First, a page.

Discrete Pulse Transform!

OH MY GOD! its finally done! You have no idea how happy i am right now… (and pretty drained)

I’ve spent the last three days debugging the conversion i did from matlab to c++. The problem was that the program would complete but the image wouldnt have been totally cleared (ie. be a fixed value throughout). Okay i’m getting ahead of myself. Basically the DPT algorithm (which we still have to name) seperates an image according to the contrast grouping. Its basically an intense smoother.

It starts out by identifying all the local minimum and maximum pixel groupings, it does this by recursively finding all pixel groupings and each groupings adjacent pixels (border pixels), it then compares the pixel groups color value to its adjacent pixels, if it is larger or smaller than all these values, then the group is a maximum or minimum respectively.

This seems to be the most intensive operation in the algorithm , i havent had time to slap it through a profiler yet so i cant be sure of this.

Once this initial “search” is complete, we start extracting “pulses”/pixel groups of a certain size. We start at size 1 and continue until there is only one group left (ie, the entire image has been smoothed down to a single color). When we extract the group, we check if it is a max or a min group, if so then we set the value of the pixels in that group to the max or min value of the adjacent pixels, and then we “grow” to see if it will now expand to the neighboring pixel, it may even overlap with another grouping, if this occurs we simply merge the two groups. By setting the groups pixel to a value neighbouring it we’re always guaranteed that the group will grow, so we are always guaranteed to full smooth an image.

Max groups are called “up pulses” and min groups are “down pulses”, once the image has been cleared we can then use these extracted “pulses” and reconstruct the image from the pulses, either full or partially. I’ve provided sample output of the program below, i entered in an image and then did several partial reconstructions with the extracted pulses.

Original Image

Partial Reconstruction: Grouping size 200 – 350

Partial Reconstruction: Grouping size 350 – 800

Partial Reconstruction: Grouping size 1000 – 2000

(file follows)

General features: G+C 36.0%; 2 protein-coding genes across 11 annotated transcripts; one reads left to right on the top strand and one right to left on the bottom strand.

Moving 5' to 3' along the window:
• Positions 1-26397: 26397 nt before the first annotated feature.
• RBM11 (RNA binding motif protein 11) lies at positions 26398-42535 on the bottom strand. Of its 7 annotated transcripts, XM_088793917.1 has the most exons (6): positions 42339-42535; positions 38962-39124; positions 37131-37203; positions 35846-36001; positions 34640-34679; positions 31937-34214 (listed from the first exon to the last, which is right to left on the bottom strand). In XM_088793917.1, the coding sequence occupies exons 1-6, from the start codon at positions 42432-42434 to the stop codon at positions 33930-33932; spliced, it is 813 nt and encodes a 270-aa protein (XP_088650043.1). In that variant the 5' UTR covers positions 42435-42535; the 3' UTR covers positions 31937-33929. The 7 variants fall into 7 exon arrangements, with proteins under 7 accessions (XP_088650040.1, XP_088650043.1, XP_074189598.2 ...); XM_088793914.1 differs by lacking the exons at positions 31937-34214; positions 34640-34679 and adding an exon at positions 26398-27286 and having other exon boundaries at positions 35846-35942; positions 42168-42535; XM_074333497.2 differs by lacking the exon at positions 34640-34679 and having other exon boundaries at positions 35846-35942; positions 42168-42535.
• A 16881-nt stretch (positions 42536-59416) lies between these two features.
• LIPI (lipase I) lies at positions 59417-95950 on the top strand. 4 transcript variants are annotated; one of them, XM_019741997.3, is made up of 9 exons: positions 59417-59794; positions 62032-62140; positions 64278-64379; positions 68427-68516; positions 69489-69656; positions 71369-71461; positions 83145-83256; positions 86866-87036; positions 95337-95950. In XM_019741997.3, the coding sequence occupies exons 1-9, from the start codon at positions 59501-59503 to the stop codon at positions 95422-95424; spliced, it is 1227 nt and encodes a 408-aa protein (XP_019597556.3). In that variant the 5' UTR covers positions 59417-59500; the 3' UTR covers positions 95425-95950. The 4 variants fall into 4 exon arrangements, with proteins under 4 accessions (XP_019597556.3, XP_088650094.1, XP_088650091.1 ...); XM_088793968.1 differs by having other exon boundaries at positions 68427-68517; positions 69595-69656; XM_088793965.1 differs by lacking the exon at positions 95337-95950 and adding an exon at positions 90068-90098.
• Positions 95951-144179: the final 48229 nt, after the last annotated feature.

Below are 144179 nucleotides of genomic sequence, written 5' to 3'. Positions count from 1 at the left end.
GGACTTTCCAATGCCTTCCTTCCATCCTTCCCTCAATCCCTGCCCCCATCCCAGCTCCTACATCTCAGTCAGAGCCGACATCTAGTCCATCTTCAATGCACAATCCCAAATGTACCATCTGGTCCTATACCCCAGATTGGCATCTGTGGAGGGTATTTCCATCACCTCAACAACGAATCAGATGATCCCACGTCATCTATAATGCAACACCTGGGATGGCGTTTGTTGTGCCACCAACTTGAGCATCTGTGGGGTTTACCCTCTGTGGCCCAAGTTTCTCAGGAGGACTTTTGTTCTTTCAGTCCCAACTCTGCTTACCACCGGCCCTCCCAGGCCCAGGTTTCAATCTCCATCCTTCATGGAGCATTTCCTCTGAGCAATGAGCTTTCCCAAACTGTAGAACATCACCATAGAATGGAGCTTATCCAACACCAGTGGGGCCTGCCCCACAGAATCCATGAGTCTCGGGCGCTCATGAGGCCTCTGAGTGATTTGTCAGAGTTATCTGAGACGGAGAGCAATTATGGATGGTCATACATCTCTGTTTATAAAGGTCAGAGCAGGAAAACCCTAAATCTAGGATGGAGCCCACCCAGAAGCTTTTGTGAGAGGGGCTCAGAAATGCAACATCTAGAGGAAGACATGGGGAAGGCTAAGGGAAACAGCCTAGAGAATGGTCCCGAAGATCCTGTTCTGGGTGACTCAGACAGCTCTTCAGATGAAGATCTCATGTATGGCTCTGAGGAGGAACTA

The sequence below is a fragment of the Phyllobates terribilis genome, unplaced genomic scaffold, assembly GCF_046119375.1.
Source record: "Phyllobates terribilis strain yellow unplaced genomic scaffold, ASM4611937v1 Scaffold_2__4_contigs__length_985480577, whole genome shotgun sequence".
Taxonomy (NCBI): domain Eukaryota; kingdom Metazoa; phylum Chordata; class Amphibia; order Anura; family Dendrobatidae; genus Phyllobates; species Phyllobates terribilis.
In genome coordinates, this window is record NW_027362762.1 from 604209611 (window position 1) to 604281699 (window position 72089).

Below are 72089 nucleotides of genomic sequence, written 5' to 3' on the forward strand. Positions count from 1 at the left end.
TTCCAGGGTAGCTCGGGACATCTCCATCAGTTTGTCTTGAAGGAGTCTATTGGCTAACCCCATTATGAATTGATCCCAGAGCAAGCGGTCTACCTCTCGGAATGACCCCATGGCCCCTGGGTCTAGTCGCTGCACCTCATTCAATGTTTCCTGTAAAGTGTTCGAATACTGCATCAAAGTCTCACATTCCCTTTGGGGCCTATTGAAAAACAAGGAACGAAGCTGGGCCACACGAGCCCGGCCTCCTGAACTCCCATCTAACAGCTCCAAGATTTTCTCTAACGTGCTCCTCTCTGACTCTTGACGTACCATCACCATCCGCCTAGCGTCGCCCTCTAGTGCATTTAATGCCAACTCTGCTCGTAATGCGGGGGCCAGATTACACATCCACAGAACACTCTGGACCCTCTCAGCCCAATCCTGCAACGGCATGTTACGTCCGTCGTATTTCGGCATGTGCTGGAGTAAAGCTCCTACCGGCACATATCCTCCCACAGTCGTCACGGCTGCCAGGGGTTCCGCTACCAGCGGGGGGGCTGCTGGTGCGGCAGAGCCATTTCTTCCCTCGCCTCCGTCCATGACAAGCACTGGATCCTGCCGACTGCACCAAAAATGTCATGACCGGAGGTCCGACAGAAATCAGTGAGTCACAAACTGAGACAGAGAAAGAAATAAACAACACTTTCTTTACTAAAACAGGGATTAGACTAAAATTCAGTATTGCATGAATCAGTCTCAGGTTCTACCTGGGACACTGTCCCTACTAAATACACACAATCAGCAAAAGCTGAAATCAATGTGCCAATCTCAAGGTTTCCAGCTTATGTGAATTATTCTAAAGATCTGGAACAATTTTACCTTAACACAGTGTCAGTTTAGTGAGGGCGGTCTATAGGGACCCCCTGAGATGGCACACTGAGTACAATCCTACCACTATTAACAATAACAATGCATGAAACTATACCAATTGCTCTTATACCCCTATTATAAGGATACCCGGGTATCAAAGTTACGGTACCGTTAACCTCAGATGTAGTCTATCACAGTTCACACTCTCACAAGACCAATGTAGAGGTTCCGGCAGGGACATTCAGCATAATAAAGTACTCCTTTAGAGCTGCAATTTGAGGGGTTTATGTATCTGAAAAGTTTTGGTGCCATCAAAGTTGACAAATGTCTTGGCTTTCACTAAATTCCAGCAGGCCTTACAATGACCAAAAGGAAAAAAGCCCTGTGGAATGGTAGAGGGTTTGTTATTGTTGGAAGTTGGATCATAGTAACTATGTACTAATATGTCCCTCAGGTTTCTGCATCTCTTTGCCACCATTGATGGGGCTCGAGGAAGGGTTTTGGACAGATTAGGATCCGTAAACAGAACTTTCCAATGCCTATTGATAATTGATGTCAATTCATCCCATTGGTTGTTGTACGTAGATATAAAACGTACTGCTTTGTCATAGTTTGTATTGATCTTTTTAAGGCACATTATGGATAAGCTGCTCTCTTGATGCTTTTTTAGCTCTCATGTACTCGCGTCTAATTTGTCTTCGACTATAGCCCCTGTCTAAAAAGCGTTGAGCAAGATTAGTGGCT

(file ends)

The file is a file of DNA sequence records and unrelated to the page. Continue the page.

Partial Reconstruction: Grouping size 2000 – 35000

Partial Reconstruction: Grouping size 35000 – 60000

Partial Reconstruction: Grouping size 35000 – 85000

Kinda cool huh? Anyways the really funny thing is now that the algorithm is complete, we need to figure out the application for the algorithm. Kinda like developing a cure for a disease that hasnt been discovered yet. Should prove fun…

The next step for me know is to develop a win32 application that will function as a work bench for this algorithm so that we can easily see the results, i honestly have no idea how complicated it will be to embed my ANSI c++ code into a visual c++ program and so that will be my next challenge. Keep an eye out.

Also since this is now complete (i was envisioning debugging code for most of the weekend) I can now spend a large chunk of the weekend working on the design document for our mod. That’s gonna be a lot of work but work that i’m looking forward to.

Source: https://github.com/BobbyAnguelov/DPT


3 thoughts on “Discrete Pulse Transform!

  1. This looks like a pretty cool algorithm. Trying to think of an application for it without really understanding how it works myself is a bit difficult. Of course the most obvious application might be some form of compression, but I also find myself wondering if it might be somehow useful as part of some larger algorithm for squeezing the range of an HDR image. Your partial reconstructions look like they might be useful for some kind of vectorization algorithm, too. It would also be interesting to see this applied to a video source to see if there are any obvious motion tracking and/or video compression algorithms to derive.

  2. I think I’d agree with video compression algorythm, but that would require x number of frames to be processed per second, and a contiguous pixel summation function(grouper) function would seem to involve numerous sequential cycles to reach an endpoint of some number of colors in the image. I’m thinking item or shape recognition in a variety of lighting situations — security systems, perhaps.

    Or medical. Try an x-ray, look for osteopenia (light bone density – potential osteoporosis) or osteocarcinoma (mixed – could be light could be dark) from standard radiographs, MRI and/or CT image analysis. I would think a digital analysis might be enhanced with an ability to toggle between images that have detail subtracted at various grouping levels.

    Perhaps there would be applications where you would superimpose a photo’s surface (altering the alpha) over a digital thermogram of some type.

    Fun to think about. More experimentation should give you clarity.

  3. Thanks for the replies. I’ll definitely look into your suggestions! I have to now write the algorithm out in pseudo code, so once i complete that I’ll post that here as well, hopefully provide you with a better understanding of the algorithm and techniques, its a very simple thing at the end of the day…

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